October 23, 2013
Charity Navigator’s decision earlier this year to add Results Reporting as one of its main criteria for awarding its coveted stars has generated concern in nonprofit board rooms across the nation: especially among those with long-standing four-star ratings.
Based on Charity Navigator’s early research on nonprofits’ results reporting, concern is likely in order. Panic, however, is not. While Charity Navigator is now posting results reporting-based data for some of the 10,000 nonprofits it rates, no organization’s star ratings will be affected for a few years.
In its announcement of the evolving change, the charity ratings organization noted that “this analysis will not impact any charity’s star rating until we have gathered the data for all 10,000.” It went on to note that it may need four years to complete the complex analysis necessary.
While Charity Navigator’s decision may be bad news for some nonprofits, it should not be a shock. Well-respected foundations, corporations and government agencies have been pushing agencies in this direction for more than a decade.
The days of measuring success by how many people you have “seen” or “served” in our data-driven times are nearly at an end for nonprofits, especially those in the human services business. For example, nonprofit leaders say many child-focused programs, even those that are sports-oriented, have been required for years to document that their program models prevent drug use in the long-term or that a significant percentage of participants went on to graduate high school.
It is unfortunate that producing results documentation may present financial and technical challenges to small or startup nonprofits on shoe-string budgets. The reality though is that, while Charity Navigator reports on nonprofits, its target audience is donors.
In the past, some donors have blasted Charity Navigator for placing a major emphasis on criteria like low administrative overhead rather than on service effectiveness. The new Charity Navigator methodology for measuring a nonprofit’s results has five main elements. In general the elements track whether:
1) Fundraising materials reflect how the nonprofit allocates its resources as reflected in its most recent Form 990
2) Causal logic that drives or predicts expected outcomes adds up under normal circumstances
3) The nonprofit is a member in good standing of a validating organization with standards and codes of conduct, or of certification bodies that relate positively to outcome measures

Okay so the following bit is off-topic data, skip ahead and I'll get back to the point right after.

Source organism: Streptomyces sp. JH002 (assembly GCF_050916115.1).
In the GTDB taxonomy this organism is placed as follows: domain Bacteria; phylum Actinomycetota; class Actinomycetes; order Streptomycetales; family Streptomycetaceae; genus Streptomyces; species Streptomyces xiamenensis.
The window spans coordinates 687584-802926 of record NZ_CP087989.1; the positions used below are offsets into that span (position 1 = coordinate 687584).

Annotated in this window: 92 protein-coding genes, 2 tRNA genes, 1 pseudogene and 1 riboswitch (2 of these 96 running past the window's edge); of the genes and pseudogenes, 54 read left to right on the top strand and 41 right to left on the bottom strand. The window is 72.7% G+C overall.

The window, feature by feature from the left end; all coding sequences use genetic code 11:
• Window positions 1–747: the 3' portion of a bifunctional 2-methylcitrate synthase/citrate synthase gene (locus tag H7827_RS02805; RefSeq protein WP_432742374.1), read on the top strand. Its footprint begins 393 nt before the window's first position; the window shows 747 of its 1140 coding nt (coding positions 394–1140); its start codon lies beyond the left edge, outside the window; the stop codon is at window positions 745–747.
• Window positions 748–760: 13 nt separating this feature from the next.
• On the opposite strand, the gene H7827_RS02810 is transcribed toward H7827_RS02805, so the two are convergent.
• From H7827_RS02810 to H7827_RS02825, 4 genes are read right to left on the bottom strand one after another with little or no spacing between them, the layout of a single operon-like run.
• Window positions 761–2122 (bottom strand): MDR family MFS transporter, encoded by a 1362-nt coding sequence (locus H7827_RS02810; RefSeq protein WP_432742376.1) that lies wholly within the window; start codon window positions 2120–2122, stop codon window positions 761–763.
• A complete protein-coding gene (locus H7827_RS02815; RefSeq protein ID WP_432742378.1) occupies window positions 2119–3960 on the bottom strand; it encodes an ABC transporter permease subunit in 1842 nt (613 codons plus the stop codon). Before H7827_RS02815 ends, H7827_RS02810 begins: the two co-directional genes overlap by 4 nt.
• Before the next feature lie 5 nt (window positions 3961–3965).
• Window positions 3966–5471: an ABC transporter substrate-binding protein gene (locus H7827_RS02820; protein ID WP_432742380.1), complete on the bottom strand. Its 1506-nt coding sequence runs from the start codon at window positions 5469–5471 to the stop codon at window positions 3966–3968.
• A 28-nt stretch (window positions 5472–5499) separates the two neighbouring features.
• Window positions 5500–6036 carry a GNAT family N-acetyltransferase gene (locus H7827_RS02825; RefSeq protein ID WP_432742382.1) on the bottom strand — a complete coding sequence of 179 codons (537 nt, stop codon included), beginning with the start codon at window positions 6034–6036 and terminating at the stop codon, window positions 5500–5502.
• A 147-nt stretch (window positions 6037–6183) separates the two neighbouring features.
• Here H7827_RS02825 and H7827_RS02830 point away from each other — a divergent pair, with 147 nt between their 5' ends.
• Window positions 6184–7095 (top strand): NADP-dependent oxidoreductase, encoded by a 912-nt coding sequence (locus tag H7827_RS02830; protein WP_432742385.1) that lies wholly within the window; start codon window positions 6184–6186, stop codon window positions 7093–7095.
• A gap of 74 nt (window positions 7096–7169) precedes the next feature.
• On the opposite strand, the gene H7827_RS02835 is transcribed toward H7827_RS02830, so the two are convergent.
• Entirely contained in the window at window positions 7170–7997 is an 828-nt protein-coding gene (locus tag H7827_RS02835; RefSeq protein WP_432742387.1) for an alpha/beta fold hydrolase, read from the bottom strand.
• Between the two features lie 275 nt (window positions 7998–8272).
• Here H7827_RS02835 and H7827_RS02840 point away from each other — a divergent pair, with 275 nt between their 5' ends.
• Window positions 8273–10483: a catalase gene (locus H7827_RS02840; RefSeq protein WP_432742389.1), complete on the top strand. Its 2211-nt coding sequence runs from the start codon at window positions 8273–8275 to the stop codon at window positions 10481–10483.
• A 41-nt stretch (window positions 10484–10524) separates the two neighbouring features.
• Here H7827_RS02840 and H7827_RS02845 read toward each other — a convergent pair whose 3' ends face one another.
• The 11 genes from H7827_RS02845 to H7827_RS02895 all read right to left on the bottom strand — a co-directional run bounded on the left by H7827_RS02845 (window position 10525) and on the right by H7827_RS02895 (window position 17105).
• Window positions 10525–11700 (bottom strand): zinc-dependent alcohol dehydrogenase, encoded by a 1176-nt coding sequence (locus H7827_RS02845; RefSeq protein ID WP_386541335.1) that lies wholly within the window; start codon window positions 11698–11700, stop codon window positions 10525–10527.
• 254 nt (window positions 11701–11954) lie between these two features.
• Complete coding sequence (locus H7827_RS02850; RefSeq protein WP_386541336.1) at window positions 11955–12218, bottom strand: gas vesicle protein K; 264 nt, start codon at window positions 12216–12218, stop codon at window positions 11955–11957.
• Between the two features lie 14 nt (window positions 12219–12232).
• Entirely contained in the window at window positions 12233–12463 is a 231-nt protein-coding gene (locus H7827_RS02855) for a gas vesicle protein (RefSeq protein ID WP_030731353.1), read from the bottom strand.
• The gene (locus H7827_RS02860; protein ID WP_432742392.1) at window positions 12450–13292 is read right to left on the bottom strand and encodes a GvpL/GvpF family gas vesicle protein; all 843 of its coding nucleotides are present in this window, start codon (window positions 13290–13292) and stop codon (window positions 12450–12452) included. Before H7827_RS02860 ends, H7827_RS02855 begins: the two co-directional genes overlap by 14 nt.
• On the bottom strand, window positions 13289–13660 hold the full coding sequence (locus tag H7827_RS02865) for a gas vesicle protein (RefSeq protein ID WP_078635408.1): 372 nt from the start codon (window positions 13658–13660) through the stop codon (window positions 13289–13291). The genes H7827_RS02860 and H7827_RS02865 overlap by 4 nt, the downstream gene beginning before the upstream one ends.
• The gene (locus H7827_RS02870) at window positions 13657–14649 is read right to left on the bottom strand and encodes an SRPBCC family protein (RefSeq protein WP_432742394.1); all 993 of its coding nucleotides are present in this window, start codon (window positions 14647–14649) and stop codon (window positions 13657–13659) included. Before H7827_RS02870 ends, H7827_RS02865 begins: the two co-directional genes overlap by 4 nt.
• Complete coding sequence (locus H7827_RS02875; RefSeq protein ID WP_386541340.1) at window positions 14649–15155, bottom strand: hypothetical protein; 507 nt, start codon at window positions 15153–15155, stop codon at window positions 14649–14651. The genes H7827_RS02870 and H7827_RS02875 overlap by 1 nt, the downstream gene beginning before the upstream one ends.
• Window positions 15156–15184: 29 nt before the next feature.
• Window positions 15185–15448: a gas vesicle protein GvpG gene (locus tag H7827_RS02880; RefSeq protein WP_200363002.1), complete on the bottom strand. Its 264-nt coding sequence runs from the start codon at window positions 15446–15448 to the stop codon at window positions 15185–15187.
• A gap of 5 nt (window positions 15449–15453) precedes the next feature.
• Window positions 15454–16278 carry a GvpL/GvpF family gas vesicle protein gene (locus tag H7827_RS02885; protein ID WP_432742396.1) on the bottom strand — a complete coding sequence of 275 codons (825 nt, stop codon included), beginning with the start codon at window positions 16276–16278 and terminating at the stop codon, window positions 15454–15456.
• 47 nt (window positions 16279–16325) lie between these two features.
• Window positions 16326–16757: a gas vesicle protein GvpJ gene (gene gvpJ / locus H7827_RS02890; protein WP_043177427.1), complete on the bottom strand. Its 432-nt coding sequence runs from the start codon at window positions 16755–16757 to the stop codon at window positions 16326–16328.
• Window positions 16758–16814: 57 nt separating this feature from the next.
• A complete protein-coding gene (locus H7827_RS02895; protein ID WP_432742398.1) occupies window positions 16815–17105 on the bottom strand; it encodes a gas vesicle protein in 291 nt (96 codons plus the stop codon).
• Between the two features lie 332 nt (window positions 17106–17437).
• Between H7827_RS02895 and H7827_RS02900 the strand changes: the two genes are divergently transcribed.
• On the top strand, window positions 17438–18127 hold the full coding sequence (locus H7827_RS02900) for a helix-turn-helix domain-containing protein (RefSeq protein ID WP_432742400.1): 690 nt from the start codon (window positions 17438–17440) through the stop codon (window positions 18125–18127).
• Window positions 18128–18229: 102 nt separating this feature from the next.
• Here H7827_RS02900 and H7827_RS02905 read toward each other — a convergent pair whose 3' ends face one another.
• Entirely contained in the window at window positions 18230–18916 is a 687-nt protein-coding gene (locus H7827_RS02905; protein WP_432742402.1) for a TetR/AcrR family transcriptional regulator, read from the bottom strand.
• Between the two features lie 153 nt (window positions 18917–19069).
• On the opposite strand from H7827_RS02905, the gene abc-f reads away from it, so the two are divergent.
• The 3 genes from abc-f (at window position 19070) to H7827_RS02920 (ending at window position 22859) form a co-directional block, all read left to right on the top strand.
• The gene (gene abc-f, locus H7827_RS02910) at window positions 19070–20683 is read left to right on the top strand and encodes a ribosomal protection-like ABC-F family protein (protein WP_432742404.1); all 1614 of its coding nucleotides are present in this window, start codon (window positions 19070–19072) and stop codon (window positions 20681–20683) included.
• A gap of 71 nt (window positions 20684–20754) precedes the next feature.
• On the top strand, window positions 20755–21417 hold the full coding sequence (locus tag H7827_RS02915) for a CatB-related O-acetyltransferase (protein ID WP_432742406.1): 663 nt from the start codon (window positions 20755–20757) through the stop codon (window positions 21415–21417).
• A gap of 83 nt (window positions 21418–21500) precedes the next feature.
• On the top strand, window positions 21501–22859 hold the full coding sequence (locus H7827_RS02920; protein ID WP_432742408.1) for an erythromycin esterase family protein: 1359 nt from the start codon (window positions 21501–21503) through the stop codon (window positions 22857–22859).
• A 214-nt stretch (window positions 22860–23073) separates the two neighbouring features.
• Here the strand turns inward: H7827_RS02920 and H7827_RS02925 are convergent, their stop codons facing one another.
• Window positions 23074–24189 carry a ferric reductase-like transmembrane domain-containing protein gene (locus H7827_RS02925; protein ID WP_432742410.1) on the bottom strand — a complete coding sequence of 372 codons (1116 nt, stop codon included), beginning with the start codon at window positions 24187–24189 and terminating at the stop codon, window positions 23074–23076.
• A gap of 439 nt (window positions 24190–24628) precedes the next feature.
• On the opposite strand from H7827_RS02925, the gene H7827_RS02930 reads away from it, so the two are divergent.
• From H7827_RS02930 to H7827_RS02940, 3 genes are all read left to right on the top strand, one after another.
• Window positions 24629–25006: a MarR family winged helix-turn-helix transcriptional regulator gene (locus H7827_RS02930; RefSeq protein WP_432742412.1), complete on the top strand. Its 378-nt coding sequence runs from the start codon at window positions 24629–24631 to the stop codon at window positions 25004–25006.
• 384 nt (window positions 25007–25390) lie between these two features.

4) Methods for collecting and reporting client feedback (constituent voice) are comprehensive, promote honesty, are collected over time and assess whether clients believe their lives have been improved
5) Reports on the measured impact of the charity’s programs are published on a routine basis (at least every five years)
Results should be derived from commonly accepted research techniques that are easy to understand. And, the nonprofit should explain what is changing as a result of evaluation.
After Charity Navigator evaluated more than 200 family and children-oriented programs, its chief executive director Ken Berger reported: “The vast number of nonprofits do not report in a meaningful way on their results.”
The survey tool used had 14 questions. Groups that won eight positive checks were considered high scorers. While the nonprofit community understands Charity Navigator’s need to move in this direction, many question whether any evaluation system can be one-size-fits-all. Charity Navigator research analysts are studying the applicability of the tool across its 34 charity “cause areas,” which cover national and international organizations.
Some nonprofit executives and consultants contend that agencies serving, for example, transient populations such as the homeless, will have a much harder time gathering constituent feedback and data on long-term benefits than agencies that work with the same families over a period of years. Advocacy organizations will also have a more difficult job identifying specific outcomes and time frames for achieving their goals than those that provide hands-on services.
Nationally, organizations have found many innovative ways to measure constituent voice, including through the use of mobile devices. International agencies such as Path – a global health nonprofit promoting new technologies and practices – have found it difficult to gather patient feedback from “primary constituents.”
Keystone Accountability, a consulting agency that worked with Charity Navigator to develop its new methodology, continues to help nonprofits to develop systems for listening to the people they serve. David Bonbright, the agency’s head, is seeking foundation money to create a website to help nonprofits collect feedback and other data that Charity Navigator will find useful for results reporting.
This article was originally posted on October 23, 2013 and the information may no longer be current. For questions, please contact GRF CPAs & Advisors at firstname.lastname@example.org.